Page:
To ensure that everyone has a good time, users should be considerate of other users by staying on the trail designated for their specific activity. This basic rule makes the Park experience much more enjoyable.
Our trail maintenance crew
No discussion of trail quality would be complete without mentioning the invaluable work of the Park’s trail maintenance crew. The crew is made up of experienced operators who are familiar with the whims of our climate, and who work tirelessly to ensure your enjoyment.
There’s no crystal ball. Trail grooming is an art that takes into account a variety of weather conditions:
- Type of snow
- Freeze/thaw variations
It’s also a science that follows a basic rule: timing. It’s impossible to control Mother Nature, so we have to work with her to produce the best conditions. Last winter, every single one of the Park’s trails was open for over 30 consecutive days!
Naturally, trail maintenance involves extensive pre-season preparations:
- Undertaking maintenance of the day shelters and read-to-camp units
- Providing a supply of firewood
- Maintaining toilets and washrooms
- Removing snow from the parking lots
- Preparing rest areas for snowshoers
- Ensuring the operation of the professional and volunteer ski patrols
Did you know that the money you spend on your season pass or daily pass helps pay for a portion of all these services? If you are a season passholder, I’m sure that you will be pleased with our partners’ exclusive special offers.
Careful preparation: The key to an enjoyable outing
An enjoyable outing often depends on good preparation, which means checking the equipment that we use, as well as the trail conditions.
Cross-country Ski Conditions
Get information on parking lots, ski conditions and grooming operations, recommended network for classic/back-country and skate skiing.
A professional patroller updates an interactive map that provides information at a glance about recommended trails. The map also includes other relevant details like snow temperature and recommended wax. For information about trail conditions, snowshoers and snow bikers can check the specific map for their activity, which is regularly updated.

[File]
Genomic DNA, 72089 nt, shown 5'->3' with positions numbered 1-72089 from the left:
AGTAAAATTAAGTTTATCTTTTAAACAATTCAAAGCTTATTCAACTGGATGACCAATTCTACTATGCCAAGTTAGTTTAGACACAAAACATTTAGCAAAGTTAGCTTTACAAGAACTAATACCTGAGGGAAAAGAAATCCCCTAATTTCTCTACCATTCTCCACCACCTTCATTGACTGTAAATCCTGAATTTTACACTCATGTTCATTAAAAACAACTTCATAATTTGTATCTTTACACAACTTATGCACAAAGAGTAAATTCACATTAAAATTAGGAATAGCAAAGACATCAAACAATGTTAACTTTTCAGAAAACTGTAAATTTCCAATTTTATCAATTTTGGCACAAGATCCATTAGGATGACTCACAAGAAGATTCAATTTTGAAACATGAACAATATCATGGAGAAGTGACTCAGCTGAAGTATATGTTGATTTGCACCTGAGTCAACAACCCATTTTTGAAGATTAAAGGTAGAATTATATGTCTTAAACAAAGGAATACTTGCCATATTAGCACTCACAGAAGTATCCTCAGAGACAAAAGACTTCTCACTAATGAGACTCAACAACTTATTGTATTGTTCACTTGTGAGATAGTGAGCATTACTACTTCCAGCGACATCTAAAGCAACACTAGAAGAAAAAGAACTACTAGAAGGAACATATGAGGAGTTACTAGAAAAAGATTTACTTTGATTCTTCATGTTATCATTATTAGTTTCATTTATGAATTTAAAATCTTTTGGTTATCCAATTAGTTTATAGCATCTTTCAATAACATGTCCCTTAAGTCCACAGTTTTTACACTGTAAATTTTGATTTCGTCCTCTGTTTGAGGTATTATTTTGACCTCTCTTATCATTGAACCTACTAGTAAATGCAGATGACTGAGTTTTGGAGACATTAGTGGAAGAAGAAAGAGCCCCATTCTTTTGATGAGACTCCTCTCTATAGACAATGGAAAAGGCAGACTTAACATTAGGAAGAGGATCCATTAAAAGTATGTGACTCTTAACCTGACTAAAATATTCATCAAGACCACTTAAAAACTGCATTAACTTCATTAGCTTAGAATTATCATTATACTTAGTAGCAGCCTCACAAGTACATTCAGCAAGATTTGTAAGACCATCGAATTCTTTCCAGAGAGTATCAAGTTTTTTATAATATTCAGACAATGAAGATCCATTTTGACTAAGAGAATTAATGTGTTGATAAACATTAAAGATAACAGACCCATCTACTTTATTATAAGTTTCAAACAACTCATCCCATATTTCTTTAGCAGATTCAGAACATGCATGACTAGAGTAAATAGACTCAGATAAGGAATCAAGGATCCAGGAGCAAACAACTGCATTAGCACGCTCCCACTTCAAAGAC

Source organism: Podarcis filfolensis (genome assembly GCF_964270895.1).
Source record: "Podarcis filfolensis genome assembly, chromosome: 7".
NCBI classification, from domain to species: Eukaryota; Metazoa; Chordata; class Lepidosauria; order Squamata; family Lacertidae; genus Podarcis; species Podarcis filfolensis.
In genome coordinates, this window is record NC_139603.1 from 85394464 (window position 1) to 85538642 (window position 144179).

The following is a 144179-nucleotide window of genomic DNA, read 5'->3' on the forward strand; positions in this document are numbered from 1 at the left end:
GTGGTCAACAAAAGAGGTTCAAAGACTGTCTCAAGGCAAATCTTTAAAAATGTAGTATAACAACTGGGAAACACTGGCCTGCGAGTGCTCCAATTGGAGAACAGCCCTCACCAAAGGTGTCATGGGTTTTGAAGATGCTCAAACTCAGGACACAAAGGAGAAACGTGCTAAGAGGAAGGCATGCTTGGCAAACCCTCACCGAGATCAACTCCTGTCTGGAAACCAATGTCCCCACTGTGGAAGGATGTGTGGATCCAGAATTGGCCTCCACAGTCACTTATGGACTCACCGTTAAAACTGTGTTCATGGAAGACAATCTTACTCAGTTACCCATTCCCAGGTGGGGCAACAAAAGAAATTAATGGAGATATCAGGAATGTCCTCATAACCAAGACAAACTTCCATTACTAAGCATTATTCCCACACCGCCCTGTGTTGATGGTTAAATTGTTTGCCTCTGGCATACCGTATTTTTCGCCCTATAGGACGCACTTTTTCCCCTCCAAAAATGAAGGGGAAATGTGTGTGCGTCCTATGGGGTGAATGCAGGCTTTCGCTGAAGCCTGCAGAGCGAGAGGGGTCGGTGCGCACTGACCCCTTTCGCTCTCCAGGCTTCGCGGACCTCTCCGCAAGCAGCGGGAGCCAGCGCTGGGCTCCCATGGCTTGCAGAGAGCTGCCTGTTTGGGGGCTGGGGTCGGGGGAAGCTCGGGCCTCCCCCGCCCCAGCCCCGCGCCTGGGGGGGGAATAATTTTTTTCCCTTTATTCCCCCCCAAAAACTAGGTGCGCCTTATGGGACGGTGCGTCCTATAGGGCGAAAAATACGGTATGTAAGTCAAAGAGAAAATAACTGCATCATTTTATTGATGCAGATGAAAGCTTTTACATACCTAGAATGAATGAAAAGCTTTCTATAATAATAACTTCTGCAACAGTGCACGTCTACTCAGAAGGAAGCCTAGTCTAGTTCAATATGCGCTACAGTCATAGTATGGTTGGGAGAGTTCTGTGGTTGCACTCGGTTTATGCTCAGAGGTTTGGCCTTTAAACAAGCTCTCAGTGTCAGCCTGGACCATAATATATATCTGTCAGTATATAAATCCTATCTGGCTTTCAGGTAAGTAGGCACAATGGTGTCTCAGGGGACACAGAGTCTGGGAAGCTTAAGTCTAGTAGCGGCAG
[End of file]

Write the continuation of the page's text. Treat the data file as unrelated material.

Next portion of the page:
For a stress-free outing, make sure that you properly assess your skill level, travel distance and trail conditions before heading out.
After effort, comes comfort!
Are you a bit competitive, like me? From February 16 to 18 this year, the Park is hosting the Gatineau Loppet — the most prestigious cross-country ski competition in Canada. This year, the organizer has announced that skiers using the free technique (skate skiing) can now enter the race for the ultimate 51-kilometre challenge.
Has all this talk of winter activity left you needing to catch your breath? Why not relax and enjoy a stay in our overnight accommodations in the Philippe Lake area? For people looking for other easy options, keep in mind that we offer five private winter campsites and three group campsites that can accommodate up to 75 people.
And while we’re on the subject of camping at Philippe Lake, I should mention that ready-to-camp units are still available. Take advantage of reduced weekday rates to treat yourself to a unique experience.
On your marks!
For those who have not yet bought a season pass, now is the time to take advantage of the pre-sale period, which runs until December 10. And if you’re still not convinced, I should tell you that the Park’s winter season has lasted an average of 116 days over the past 15 years! So, see you on the trails?